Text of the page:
Fatty acid synthase hyperactivation in human colorectal cancer: Relationship with tumor side and sex

Maria Notarnicola, Donato Francesco Altomare, Menotti Calvani, Antonella Orlando, Maurizio Bifulco, Benedetta D'Attoma, Maria Gabriella Caruso

Research output: Contribution to journalArticlepeer-review


Objective: Fatty acid synthase (FAS) is a multienzyme protein required for the conversion of acetyl coenzyme A and malonyl coenzyme A to palpitate. High levels of FAS expression have been found in many human cancers, including breast, prostate and colon. In this study, we evaluated FAS activity levels and the expression of its mRNA in normal colorectal mucosa and cancer tissue from patients operated for colorectal carcinoma. In addition, the hypothesis of a relation between FAS activity and p53 mutation status of patients was tested. Methods: Forty-two patients were enrolled in the study. FAS activity was measured by using a radiometric assay. FAS gene expression was determined using quantitative reverse-transcription polymerase chain reaction and p53 mutations by polymerase chain reaction single-strand conformation polymorphism. Results: FAS activity levels were significantly higher in cancer than in the corresponding normal mucosa. Tumors located on the left side of the colon showed higher levels of FAS activity and tumors from male patients showed higher FAS activity than tumors from females. No difference was detected in mRNA FAS levels according to tumor side and gender. Moreover, lower levels of FAS activity were detected in patients carrying the p53 mutation. Conclusions: This study suggests that biological factors including sex and gene mutation status, as well as stratification of patients with colorectal cancer into right- and left-sided subsets, may be important in patient selection for targeted therapies and for the subsequent assessment of objective therapeutic responses.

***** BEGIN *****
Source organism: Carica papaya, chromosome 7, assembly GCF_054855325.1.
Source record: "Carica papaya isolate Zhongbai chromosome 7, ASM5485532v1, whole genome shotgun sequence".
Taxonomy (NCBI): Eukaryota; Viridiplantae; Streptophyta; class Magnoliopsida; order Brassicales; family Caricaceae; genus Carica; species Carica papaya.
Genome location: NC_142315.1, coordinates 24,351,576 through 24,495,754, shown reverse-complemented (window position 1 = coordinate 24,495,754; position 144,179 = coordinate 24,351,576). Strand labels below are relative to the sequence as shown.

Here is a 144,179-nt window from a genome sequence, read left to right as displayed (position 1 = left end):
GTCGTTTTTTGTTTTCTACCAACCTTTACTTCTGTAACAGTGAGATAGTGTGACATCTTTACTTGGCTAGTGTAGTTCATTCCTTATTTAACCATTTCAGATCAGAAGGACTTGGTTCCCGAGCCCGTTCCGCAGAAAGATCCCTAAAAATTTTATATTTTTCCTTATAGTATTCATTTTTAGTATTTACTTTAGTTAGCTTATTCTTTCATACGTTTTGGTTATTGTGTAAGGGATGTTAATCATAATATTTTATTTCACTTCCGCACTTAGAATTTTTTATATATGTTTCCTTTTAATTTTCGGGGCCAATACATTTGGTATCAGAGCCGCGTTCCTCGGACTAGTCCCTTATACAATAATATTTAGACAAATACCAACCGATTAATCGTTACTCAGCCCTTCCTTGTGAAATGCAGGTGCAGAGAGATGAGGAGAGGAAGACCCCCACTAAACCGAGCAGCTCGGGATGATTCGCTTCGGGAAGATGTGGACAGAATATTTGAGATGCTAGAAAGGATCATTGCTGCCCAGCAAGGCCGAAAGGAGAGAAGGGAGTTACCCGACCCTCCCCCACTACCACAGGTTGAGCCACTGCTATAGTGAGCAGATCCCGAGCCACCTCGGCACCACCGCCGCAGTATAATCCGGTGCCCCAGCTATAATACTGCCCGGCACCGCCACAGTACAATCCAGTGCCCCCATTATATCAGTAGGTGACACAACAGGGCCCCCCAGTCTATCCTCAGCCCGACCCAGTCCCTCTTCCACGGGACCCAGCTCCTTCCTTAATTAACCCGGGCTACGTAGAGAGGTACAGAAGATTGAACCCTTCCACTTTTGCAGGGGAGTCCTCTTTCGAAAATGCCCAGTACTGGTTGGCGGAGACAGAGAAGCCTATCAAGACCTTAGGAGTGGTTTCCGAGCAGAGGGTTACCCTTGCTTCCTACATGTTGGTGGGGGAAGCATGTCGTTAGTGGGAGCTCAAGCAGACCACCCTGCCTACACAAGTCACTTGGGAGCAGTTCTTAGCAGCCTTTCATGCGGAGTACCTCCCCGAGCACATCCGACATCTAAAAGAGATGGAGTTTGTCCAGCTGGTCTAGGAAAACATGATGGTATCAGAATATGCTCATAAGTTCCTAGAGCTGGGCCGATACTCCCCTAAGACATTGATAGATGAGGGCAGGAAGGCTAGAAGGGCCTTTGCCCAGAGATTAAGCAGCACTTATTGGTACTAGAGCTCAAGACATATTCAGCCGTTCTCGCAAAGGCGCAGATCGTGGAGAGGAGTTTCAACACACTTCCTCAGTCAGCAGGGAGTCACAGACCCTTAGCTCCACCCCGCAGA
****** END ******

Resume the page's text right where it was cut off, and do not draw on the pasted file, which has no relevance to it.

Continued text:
Original languageEnglish
Pages (from-to)327-332
Number of pages6
Issue number5-6
Publication statusPublished - Oct 2007


  • Colon cancer
  • Fatty acid synthase
  • p53 mutation

ASJC Scopus subject areas

  • Cancer Research
  • Oncology


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